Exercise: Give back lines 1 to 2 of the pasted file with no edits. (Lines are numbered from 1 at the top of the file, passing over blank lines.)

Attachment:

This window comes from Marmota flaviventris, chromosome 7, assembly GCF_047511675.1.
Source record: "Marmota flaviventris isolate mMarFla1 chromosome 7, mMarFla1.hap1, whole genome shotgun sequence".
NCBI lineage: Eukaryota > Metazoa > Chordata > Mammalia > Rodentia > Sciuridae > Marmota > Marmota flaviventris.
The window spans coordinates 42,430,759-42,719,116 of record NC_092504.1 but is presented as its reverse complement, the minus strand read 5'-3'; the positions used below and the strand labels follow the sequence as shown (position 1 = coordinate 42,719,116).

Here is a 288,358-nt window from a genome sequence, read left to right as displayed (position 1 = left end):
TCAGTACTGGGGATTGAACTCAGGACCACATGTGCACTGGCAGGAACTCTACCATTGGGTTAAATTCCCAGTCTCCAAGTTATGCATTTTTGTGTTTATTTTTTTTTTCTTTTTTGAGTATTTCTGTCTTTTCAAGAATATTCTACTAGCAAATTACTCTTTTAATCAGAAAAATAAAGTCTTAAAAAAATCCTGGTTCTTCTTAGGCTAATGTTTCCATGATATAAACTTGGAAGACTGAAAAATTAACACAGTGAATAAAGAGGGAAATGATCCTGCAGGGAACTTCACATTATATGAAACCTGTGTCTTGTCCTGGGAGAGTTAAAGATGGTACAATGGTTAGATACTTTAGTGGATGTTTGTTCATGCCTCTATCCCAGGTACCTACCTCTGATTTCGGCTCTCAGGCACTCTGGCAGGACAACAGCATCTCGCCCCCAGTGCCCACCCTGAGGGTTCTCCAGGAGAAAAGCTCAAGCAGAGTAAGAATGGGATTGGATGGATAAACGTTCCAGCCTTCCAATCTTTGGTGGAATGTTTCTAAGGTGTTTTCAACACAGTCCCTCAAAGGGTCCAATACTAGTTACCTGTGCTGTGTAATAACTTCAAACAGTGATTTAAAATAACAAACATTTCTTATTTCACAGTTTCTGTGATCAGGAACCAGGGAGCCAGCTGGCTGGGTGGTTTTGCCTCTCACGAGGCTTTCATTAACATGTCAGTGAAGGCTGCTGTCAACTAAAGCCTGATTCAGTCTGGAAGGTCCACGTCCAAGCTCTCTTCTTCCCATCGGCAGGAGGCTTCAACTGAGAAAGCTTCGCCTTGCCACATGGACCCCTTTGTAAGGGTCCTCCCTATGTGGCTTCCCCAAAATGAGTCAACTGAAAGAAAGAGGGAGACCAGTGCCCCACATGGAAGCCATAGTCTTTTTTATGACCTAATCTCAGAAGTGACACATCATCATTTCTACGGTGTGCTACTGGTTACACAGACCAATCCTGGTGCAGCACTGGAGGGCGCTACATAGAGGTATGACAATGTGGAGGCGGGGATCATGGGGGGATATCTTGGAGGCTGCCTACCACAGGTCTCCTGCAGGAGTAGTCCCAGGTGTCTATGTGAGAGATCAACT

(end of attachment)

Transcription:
This window comes from Marmota flaviventris, chromosome 7, assembly GCF_047511675.1.
Source record: "Marmota flaviventris isolate mMarFla1 chromosome 7, mMarFla1.hap1, whole genome shotgun sequence".